Africa unlikely to meet health SDGs without significant investment - report

GEORGE OKORE By GEORGE OKORE, 24th Aug 2016 | Follow this author | RSS Feed | Short URL http://nut.bz/3h7_jel8/
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Governments must ensure investments in health reach the poorest and most vulnerable groups and proposes innovative technology use and social protection programmes.

The 2016 ONE Africa report (www.one.org/africadatareport) on health financing, outcomes and inequalities within sub-Saharan Africa

African governments will miss health development goals unless spending prioritizes the poorest, most vulnerable groups, according to new report launched in Nairobi on Tuesday.

The 2016 ONE Africa report (www.one.org/africadatareport) on health financing, outcomes and inequalities within sub-Saharan Africa, finds that if African governments do not invest more into health sector toward poor populations, health related Sustainable Development Goals will not be achieved in the region by 2030.

The report titled “Health Financing, Outcomes, and Inequality in sub-Saharan Africa” cautions that governments must ensure investments in health reach the poorest and most vulnerable groups and proposes innovative technology use and social protection programmes. The report notes that governments will miss health development goals unless spending prioritises the poorest, most vulnerable groups.

ONE Africa Executive Director Mwambu Wanendeya, speaking at the launch, said at current public health investment levels, sub-Saharan Africa will not meet key health SDG targets by 2030. “Investments in the health sector by sub-Saharan African governments have seen significant improvements in life expectancy and general overall health. Africa’s poorest 20% face the worst health outcomes as governments continue to under-invest in the health sector,” he said.
Benjamin Jourdan , Policy Development Officer at ONE observes that Sub Saharan Africa on is lagging furthest behind on health-related sustainable development goals, relected in the highest child mortality rates and highest risk of malaria, accounting for roughly 90% of cases and deaths globally. Income inequality has also had a substantial effect in the region as progress in health outcomes in key areas has been faster for the wealthy compared to the poor.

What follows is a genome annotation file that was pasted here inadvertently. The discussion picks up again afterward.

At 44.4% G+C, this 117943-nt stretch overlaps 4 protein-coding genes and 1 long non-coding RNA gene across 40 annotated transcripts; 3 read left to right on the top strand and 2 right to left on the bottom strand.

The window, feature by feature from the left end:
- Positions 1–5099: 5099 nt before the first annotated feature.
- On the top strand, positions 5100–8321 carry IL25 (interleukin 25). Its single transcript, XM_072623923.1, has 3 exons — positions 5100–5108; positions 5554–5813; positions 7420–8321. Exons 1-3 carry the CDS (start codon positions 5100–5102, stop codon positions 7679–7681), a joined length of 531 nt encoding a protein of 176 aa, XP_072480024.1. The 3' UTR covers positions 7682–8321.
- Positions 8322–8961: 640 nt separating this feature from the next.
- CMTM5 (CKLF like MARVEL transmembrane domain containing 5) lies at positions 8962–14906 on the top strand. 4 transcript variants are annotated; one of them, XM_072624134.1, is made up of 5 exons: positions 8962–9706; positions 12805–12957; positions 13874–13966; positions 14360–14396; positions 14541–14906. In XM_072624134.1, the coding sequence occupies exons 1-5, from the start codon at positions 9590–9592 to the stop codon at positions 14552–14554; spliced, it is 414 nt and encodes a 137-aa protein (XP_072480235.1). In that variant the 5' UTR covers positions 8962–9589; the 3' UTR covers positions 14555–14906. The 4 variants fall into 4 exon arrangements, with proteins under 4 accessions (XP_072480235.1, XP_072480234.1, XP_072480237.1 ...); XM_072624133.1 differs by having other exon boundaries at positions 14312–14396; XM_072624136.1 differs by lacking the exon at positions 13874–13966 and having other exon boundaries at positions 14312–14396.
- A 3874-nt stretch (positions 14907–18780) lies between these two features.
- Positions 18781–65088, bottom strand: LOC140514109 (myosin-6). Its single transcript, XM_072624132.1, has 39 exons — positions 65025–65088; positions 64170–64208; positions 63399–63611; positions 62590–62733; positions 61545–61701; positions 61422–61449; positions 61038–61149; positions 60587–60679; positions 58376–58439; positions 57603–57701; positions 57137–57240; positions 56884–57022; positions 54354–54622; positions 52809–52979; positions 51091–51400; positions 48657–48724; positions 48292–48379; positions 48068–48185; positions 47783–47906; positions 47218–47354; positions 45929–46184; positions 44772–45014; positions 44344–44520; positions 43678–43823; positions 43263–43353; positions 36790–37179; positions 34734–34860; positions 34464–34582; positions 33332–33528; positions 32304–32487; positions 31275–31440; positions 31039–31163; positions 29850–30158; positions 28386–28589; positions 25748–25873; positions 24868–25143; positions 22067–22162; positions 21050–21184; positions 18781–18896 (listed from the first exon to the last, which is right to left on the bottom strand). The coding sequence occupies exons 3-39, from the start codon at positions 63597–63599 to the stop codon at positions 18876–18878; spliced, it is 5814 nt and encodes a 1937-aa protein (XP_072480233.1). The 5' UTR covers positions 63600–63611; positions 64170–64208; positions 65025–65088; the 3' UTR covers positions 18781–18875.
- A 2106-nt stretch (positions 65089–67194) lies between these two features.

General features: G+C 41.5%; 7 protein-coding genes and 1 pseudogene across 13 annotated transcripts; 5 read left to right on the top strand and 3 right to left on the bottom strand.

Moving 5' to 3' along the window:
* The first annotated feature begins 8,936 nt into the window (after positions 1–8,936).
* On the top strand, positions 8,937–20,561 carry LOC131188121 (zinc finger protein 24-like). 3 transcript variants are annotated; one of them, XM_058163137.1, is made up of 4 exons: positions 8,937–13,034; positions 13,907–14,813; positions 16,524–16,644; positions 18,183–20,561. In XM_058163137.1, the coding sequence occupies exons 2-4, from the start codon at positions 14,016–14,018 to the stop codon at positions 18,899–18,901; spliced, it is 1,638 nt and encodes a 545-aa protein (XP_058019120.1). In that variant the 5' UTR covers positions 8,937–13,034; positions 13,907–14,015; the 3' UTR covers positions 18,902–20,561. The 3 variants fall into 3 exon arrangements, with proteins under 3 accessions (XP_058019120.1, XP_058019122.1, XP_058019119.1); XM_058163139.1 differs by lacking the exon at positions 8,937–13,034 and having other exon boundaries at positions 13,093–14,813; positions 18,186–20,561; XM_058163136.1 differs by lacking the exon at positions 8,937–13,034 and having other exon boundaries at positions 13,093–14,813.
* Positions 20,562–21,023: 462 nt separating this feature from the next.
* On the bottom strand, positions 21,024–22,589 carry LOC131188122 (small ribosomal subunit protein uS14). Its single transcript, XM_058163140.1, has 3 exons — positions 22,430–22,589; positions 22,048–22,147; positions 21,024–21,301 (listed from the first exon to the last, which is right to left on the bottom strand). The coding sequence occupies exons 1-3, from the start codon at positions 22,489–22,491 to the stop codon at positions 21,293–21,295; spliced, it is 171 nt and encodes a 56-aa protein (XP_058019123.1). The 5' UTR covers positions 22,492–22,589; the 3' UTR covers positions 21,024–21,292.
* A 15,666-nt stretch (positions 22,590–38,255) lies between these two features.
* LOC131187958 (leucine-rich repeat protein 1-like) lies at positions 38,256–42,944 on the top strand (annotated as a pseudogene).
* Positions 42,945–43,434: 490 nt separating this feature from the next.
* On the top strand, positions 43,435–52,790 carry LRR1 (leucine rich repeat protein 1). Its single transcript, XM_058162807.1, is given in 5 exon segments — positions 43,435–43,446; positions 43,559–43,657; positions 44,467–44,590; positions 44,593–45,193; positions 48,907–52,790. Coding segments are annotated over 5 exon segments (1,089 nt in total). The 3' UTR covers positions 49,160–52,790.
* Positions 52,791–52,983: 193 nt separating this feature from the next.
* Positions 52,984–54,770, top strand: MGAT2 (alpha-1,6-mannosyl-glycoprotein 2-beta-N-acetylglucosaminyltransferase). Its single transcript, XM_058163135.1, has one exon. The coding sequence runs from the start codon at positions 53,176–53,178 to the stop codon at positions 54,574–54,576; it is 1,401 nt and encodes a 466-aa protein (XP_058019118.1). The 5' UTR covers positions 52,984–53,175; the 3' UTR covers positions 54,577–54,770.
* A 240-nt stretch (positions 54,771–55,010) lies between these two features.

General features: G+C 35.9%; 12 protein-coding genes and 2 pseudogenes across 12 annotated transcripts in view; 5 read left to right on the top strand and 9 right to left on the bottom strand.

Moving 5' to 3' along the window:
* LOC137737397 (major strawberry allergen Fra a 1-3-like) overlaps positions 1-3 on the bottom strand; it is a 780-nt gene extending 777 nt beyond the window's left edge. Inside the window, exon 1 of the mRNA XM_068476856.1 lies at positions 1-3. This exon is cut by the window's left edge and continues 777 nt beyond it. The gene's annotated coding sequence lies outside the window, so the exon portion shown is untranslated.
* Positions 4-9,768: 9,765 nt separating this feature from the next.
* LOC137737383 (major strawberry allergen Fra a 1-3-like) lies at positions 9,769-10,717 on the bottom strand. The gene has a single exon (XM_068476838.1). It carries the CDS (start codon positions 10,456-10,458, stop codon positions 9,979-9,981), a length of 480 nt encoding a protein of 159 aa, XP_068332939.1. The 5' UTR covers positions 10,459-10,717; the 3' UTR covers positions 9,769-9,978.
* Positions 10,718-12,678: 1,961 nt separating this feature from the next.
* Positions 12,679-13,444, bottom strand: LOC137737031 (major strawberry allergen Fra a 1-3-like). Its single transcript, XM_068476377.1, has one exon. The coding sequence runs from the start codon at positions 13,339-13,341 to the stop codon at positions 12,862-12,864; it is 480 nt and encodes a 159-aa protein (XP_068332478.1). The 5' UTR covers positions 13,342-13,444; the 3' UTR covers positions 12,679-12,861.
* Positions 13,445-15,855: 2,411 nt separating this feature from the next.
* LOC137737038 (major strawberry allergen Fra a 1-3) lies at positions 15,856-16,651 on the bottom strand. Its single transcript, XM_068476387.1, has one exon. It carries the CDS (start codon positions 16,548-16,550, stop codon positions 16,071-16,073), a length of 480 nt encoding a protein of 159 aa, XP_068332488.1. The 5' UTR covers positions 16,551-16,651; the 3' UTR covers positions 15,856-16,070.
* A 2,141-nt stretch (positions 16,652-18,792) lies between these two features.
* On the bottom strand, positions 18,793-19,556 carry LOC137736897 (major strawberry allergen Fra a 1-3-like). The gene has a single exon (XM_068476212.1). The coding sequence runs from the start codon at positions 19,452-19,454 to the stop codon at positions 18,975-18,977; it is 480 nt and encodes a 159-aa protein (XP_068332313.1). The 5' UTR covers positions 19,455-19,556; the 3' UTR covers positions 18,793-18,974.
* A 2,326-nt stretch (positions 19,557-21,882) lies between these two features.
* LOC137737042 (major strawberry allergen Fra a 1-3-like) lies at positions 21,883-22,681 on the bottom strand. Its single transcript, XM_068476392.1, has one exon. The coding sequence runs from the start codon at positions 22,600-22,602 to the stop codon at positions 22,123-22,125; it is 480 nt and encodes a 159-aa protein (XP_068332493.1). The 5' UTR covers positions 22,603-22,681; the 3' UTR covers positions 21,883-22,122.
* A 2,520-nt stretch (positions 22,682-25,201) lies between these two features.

15 years since Abuja Declaration, in which African governments committed to spend 15% of their budgets towards health, less than half of these African countries have met this target in any given year. On average, between 2012 and 2014, only Malawi, Swaziland, and Ethiopia met this target.

Crucially, investing in health has been shown to save lives and grow the economy. A study found that for every 10% increase in government health expenditure per capita, there has been a 25% reduction in under-five mortality and a 21% reduction in infant mortality. A 2013 study found that, between 2000 and 2011, upwards of 5.7% of GDP growth in sub-Saharan Africa was attributable to improved health.

Also, a recent 2016 study showed that for every US dollar invested in immunising children in low and middle-income countries, $16 is expected to be saved in future healthcare . Sub-Saharan Africa has the highest rates of child mortality, with one out of every 12 children dying before their fifth birthday.

From 2012–14, 32 countries in the region spent less than recommended $86 per capita on essential health services, while just 11 countries that spent more than recommended amount. “ If every country spending below $86 per capita on health was able to meet this target, additional funds could pay for 545 million additional antiretroviral treatments, 5.4 billion insecticide-treated bed nets to protect people from malaria or 2.6 billion vaccinations to protect children, ” the report notes.

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author avatar GEORGE OKORE
George Okore is an international media consultant, resource person/facilitator, projects/programs manager, community leader, negotiator, advocate and author/writer/columnist based in Nairobi, Kenya.

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